The sketches are really rough, they look like the actual marked up maps from the workshop, so don't expect studio-style art.
The open house is from 5pm to 8pm at NPS National Capital Region Headquarters, 1100 Ohio Drive SW, Washington, DC.
Here are my comments I submitted back in September:
While the scoping document mentions the social paths that runners and cyclists have carved from the north side of Memorial Bridge to the MVT, it seems to be out of concern for their use and dedicated to finding ways to stop it. Instead, NPS should view these as desire lines which are to be embraced and improved to meet user need
The MVT is only 9 feet wide in this area - and sometimes less, but best practices would dictate that such a heavily used trail, and its spurs to Arlington National Cemetery, the Iwo Jima Memorial and the Pentagon's 9/11 Memorial, be widened.
From Memorial circle to Arlington National Cemetery, cyclists use narrow sidewalks made with an aggregate surface. Aggregate becomes very slippery and unstable when wet, and thus NPS should consider a safer material be used.
The scope should be enlarged to include the bicycle/pedestrian path on the downstream (south) side of the Theodore Roosevelt Bridge. Currently this path is disconnected on the Virginia side, but a connection to the MVT is possible. Extending the trail from the current Virginia end of the bridge path, it could be turned south along the connector between S. Arlington Road and US-50. The ample green space along the north side of the connector’s bridge over the Washington Channel could be used to cross that body of water and then the trail could cross over or under the GWMP, or even at-grade. This would allow for a direct connection between the MVT and Constitution Avenue, while bringing access to two large parcels of parkland currently inaccessible to users.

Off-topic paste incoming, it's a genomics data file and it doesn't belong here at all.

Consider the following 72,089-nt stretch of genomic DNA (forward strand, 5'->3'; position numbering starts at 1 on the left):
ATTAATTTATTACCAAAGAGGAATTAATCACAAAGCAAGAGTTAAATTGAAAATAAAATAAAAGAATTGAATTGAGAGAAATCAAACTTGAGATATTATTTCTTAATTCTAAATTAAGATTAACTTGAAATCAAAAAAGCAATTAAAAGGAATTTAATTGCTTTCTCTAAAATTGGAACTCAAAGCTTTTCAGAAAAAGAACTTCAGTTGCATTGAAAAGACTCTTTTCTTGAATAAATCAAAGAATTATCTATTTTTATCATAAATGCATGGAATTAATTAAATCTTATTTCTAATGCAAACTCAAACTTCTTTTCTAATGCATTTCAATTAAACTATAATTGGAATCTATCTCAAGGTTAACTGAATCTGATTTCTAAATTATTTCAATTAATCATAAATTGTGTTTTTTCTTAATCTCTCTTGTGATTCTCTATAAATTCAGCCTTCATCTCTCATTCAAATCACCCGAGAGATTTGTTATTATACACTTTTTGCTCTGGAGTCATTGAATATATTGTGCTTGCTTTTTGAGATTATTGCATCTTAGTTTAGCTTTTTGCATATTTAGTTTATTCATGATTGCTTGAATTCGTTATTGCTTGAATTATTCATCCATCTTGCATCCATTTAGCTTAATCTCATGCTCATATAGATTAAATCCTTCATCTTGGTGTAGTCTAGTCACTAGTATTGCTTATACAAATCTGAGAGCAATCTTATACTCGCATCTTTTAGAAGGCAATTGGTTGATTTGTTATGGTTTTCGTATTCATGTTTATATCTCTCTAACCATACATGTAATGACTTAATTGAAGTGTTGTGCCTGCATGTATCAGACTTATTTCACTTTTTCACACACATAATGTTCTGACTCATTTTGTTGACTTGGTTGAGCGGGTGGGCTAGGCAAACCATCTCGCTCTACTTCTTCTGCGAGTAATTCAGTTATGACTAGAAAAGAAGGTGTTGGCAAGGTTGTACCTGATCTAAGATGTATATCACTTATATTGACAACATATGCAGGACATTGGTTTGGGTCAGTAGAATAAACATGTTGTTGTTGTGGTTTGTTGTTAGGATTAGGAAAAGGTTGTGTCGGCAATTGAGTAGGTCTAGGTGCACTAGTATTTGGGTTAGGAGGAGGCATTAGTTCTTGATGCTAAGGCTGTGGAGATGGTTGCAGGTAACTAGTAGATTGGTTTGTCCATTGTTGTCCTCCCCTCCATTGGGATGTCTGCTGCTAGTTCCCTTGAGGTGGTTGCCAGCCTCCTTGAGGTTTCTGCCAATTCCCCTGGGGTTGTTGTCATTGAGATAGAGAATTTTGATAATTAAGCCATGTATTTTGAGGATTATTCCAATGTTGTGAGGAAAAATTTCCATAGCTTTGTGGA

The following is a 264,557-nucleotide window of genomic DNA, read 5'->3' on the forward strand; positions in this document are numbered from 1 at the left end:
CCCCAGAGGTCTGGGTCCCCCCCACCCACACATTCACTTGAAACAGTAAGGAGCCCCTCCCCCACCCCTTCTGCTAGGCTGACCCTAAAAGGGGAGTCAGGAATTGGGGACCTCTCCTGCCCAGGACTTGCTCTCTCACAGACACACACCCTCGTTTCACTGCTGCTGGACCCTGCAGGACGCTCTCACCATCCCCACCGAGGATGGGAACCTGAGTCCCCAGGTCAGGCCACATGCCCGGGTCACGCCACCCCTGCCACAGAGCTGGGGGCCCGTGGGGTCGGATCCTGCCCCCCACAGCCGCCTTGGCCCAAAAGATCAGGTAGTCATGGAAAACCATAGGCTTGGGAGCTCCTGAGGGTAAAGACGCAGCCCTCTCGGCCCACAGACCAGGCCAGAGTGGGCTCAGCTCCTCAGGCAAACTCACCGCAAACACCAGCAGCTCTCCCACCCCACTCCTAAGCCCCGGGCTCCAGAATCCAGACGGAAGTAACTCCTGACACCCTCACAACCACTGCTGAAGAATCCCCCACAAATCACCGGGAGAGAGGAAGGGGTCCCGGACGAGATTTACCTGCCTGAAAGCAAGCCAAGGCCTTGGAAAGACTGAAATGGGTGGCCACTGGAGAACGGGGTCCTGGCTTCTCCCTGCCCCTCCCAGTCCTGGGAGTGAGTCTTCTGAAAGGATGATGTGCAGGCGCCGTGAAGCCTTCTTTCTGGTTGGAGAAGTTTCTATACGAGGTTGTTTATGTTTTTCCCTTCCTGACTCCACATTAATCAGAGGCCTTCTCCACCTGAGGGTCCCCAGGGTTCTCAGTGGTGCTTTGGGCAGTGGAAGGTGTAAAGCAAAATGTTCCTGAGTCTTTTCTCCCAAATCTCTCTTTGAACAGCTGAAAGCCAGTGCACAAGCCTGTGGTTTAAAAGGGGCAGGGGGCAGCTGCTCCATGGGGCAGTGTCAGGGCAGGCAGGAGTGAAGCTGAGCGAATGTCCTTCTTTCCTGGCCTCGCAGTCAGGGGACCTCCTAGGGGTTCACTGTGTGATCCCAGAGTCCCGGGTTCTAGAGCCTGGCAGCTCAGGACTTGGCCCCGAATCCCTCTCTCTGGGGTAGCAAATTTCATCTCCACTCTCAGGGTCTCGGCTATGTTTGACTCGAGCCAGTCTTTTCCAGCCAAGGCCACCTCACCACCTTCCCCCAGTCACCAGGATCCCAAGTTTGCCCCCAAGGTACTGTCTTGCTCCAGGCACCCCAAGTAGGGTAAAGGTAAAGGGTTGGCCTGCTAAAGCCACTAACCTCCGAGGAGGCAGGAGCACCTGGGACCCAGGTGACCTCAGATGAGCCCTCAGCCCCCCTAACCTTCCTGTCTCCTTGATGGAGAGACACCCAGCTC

Robert Looper III an ANC 5C commission has proposed a connection from the Fort Lincoln/Gateway area to the Anacostia Riverwalk Trail via the New York Avenue/Route 50 Bridge. Not so long ago I would've thought the idea crazy, but the MoveDC (page B13) plan does show a trail connection across this bridge
This resolution passed unanimously by the ANC 5C Commission and was enthusiastically received by the Developer of Fort Lincoln. We need your help to make this a reality by contacting DDOT and letting them know that it’s time to #maketheconnection!
I think it's a great idea (and I've promoted a similar one before).